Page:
Battery storage springs to life at retired Duke Energy coal plant

Beckjord Station

Duke Energy, LG Chem and Greensmith are bringing energy storage technology to the site of a 1952 retired coal plant, announcing the completion of a 2 MW battery-based energy storage system designed to increase reliability and stability on the electric power grid.

The fast-response system is now actively regulating electric grid frequency for PJM, the regional transmission organization that directs the flow of electricity for 61 million people in 13 states and the District of Columbia.

Construction began in August 2015, at Duke Energy’s retired W.C. Beckjord coal-fired power plant in New Richmond, Ohio, and the system began operations on Nov. 17.

“Locating the storage system at our retired coal plant allowed us to take advantage of the grid infrastructure already in place and repurpose the site for use with new, relevant technology,” said Phil Grigsby, Duke Energy’s senior vice president of Commercial Transmission. “This system is another step for Duke in the development of turnkey energy storage solutions that benefit customers and also demonstrate the potential for future applications, such as large-scale integration of renewable energy onto the grid.”

Improving the reliability and economic efficiency of the electric grid provides a unique service to grid operators. As customer demand fluctuates, accurate and rapid-response energy storage can instantaneously absorb excess energy from the grid or release energy in seconds — as opposed to a power plant that could take 10 minutes or more to ramp up.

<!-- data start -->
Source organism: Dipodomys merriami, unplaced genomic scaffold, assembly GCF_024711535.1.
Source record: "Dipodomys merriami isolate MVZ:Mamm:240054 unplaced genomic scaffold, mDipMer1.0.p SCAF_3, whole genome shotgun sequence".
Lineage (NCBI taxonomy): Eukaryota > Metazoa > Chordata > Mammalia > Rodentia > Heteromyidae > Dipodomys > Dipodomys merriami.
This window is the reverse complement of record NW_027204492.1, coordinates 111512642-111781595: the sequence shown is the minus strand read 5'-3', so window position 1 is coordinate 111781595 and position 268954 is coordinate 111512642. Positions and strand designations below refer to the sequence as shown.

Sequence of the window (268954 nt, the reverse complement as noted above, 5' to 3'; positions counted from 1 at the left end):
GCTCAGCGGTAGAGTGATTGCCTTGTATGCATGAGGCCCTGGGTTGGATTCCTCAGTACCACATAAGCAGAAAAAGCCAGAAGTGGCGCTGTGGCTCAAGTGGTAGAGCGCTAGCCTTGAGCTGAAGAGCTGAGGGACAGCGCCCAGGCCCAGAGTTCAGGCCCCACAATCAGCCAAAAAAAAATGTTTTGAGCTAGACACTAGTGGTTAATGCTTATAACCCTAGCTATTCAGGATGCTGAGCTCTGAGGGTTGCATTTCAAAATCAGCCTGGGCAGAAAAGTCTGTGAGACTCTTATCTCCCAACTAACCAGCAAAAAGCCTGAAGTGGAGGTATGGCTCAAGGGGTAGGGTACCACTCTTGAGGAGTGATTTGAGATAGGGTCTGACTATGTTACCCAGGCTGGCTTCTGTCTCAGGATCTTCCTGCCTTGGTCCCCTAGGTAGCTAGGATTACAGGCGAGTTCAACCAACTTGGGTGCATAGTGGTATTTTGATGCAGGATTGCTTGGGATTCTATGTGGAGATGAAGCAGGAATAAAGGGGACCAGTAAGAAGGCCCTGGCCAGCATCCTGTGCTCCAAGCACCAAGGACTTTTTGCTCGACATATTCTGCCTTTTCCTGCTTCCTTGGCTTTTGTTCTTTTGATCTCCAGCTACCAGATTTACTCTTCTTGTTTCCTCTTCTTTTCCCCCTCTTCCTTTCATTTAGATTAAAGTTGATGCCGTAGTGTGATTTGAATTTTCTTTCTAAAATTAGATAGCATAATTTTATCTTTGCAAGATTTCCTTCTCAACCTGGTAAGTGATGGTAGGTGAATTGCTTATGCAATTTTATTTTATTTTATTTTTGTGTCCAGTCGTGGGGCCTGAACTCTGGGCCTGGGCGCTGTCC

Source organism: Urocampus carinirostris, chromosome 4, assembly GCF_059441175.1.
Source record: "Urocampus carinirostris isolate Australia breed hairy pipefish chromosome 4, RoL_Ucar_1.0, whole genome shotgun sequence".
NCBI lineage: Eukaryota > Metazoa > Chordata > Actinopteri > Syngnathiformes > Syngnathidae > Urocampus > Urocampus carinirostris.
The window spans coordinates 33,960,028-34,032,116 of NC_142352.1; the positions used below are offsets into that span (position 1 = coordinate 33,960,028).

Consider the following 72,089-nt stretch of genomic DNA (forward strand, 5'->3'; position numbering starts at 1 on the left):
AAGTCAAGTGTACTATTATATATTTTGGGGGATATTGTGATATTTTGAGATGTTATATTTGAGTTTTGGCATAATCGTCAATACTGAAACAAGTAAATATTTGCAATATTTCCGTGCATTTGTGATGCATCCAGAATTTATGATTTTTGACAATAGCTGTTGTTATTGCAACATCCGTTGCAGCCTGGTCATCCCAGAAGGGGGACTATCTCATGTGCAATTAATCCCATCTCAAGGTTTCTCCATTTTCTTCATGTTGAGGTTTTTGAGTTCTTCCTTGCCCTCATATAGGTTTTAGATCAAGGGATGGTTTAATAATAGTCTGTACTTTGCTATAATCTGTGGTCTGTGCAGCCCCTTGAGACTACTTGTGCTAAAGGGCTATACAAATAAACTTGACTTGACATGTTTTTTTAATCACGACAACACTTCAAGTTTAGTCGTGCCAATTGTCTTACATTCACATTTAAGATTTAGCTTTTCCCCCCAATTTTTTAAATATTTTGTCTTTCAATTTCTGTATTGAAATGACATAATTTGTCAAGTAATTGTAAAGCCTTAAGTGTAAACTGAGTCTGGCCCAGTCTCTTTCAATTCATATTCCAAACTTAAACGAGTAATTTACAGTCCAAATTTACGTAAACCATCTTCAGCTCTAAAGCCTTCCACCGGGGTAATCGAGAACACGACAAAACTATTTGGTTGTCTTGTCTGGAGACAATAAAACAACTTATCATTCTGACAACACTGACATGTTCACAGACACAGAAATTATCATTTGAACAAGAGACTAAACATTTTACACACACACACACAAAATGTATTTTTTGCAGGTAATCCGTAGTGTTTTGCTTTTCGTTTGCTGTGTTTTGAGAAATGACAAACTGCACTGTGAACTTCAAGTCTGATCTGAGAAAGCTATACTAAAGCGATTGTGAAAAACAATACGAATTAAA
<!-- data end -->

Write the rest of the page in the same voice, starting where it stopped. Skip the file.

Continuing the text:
LG Chem delivered the project’s integrated operating system, comprised of advanced lithium-ion batteries.

“LG Chem is pleased to deliver this system to Duke Energy for critical grid functions,” said Sunghoon Jang, senior vice president of LG Chem’s Energy Storage Solutions business unit. “Beckjord 2 is the latest example of how LG Chem is meeting customer needs by rapidly deploying energy storage systems for critical, real-world applications.”

Greensmith provided its latest GEMS energy storage software platform to manage the system’s performance for PJM frequency regulation, ensuring precise and synchronized response to signals dispatched every two seconds.

“Maximizing an energy storage system’s frequency regulation score while minimizing battery degradation throughout the system’s life is no trivial task,” said Greensmith CEO John Jung. “However, our GEMS frequency regulation software module enables Duke to achieve superior PJM performance scoring while extending the life of the batteries, thereby helping them increase the long-term value of their energy storage investment.” 

Greensmith's scope also included the design and configuration of the entire energy storage system, integration of the balance of plant components and site commissioning.

Parker Hannifin provided a 2 MW power conversion inverter.

The 2 MW project adds to Duke Energy’s installed base of commercially operating energy storage systems. With the completion of the new project, the company will operate a total of 4 MW of energy storage at Beckjord, where a separate 2 MW battery system already exists. Duke Energy also owns and operates a 36 MW energy storage system at its Notrees Windpower Project in Texas.

According to independent research firm IHS, Energy Duke Energy owns nearly 15 percent of the grid-connected, battery-based energy storage capacity in the U.S.

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